In 1996, the Provincial Government amalgamated the City of Toronto with the surrounding municipalities of East York, Etobicoke, North York, Scarborough and York to create a new City of Toronto. Streamlining also saved $138 million a year.

    Why can't the same thing be done with the City of Detroit?
    Sounds great on paper. In reality, if I was a resident of a bordering community there is no way I would support this. Detroit and it's citizens need to clean up and improve our 138 sq miles until we could even mention this with a straight face.

    I think the bigger question is why we allow the city of Detroit to be stuck with the lion's share of the regions homeless, mentally ill, impoverished. Until we address the social ills in a regional manner Detroit will be stuck.

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    Quote Originally Posted by jt1 View Post
    Sounds great on paper. In reality, if I was a resident of a bordering community there is no way I would support this. Detroit and it's citizens need to clean up and improve our 138 sq miles until we could even mention this with a straight face.

    I think the bigger question is why we allow the city of Detroit to be stuck with the lion's share of the regions homeless, mentally ill, impoverished. Until we address the social ills in a regional manner Detroit will be stuck.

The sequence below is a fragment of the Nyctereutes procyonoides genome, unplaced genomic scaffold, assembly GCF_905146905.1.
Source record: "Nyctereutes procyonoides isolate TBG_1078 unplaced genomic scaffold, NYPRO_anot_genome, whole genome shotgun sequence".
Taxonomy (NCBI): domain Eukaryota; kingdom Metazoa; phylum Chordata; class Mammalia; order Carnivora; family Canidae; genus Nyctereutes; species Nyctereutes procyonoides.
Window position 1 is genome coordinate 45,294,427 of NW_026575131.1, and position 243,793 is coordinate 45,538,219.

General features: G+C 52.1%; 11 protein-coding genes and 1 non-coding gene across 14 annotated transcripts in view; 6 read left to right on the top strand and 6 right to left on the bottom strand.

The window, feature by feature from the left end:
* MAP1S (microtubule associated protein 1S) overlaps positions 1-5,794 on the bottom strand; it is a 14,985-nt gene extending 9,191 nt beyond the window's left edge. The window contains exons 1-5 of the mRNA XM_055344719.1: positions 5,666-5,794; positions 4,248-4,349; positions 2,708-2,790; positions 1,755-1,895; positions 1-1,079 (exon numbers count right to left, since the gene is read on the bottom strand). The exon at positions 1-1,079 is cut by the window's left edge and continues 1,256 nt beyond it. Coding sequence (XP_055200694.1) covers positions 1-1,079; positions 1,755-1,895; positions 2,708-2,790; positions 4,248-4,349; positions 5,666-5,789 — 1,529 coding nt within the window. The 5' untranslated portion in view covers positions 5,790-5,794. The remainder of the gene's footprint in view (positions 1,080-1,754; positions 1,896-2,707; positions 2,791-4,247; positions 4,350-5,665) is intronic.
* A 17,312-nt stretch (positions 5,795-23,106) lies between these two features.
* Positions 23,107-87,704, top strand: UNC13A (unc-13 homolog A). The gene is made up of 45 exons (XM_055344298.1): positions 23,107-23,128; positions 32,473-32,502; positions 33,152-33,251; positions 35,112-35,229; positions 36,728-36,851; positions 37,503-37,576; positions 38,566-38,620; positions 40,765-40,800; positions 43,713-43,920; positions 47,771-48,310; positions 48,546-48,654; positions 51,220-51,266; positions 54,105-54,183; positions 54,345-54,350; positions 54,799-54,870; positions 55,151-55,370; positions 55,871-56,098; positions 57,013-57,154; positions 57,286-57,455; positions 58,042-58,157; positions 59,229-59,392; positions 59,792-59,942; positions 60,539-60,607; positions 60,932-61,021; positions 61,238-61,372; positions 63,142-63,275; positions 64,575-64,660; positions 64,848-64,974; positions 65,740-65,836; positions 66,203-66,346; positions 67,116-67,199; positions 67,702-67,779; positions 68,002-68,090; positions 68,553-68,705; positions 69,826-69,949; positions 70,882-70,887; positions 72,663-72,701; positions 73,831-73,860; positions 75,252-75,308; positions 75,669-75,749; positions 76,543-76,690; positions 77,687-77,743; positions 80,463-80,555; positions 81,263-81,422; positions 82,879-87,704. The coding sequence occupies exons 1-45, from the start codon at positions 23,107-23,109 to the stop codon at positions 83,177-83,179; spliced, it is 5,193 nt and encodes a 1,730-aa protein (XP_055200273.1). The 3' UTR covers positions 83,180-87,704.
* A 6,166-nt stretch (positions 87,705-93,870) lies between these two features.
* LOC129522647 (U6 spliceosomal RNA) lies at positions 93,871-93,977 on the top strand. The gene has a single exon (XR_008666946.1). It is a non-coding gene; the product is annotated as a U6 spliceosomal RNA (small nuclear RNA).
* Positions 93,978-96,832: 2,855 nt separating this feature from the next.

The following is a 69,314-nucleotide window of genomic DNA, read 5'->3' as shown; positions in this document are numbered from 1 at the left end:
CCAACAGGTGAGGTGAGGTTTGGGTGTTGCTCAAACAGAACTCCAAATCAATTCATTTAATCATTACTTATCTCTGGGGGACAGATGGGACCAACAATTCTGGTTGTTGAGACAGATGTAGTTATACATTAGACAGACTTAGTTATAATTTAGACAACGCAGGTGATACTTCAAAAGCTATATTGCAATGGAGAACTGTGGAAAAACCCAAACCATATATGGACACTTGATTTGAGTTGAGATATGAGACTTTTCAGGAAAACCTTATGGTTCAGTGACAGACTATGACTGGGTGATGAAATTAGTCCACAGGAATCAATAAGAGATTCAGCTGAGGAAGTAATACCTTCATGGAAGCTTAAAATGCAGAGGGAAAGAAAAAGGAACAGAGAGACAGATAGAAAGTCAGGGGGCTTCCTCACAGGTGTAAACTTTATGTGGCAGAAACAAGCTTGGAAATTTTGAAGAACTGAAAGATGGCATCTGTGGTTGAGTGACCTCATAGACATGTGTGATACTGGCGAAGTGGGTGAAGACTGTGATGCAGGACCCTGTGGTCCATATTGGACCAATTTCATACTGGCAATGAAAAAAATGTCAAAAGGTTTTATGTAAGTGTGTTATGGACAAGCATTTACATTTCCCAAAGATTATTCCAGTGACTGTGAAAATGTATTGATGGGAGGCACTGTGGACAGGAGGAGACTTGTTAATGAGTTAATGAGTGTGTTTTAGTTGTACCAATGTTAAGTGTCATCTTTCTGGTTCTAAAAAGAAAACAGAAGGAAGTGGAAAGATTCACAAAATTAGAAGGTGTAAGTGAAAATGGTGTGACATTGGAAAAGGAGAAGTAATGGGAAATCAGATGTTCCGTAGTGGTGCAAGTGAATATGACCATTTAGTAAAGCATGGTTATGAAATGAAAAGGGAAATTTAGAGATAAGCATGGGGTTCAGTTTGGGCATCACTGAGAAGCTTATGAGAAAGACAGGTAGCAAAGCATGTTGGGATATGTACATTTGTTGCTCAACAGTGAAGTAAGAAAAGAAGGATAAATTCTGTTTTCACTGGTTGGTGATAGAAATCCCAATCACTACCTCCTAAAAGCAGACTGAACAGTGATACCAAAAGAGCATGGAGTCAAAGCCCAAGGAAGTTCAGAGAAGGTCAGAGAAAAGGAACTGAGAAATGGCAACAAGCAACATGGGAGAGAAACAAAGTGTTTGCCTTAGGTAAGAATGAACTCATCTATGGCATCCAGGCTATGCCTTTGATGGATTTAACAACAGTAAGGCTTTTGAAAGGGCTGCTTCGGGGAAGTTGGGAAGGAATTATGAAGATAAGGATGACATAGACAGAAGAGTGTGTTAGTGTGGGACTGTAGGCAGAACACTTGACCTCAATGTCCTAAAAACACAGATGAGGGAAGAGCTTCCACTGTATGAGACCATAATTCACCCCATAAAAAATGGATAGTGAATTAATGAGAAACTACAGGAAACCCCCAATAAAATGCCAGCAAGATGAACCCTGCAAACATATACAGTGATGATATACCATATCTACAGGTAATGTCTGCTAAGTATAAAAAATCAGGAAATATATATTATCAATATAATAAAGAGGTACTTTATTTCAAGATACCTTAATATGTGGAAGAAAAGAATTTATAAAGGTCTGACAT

Certain townships actually wanted to and voted for annexation to Detroit after 1928, but were voted down by Detroiters. You had your chance.

    How does having all these homeless, mentally ill and poor people influence the bottom line for Detroit? Sounds like a state problem to me.
    Last edited by Stosh; August-28-09 at 09:12 AM.

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    Read Rusk's "Cities without Suburbs" for an overview of cities that can annex (usually white, Republican cities like Phoenix and Anchorage) and cities that can't (usually cities with significant minorities like Detroit).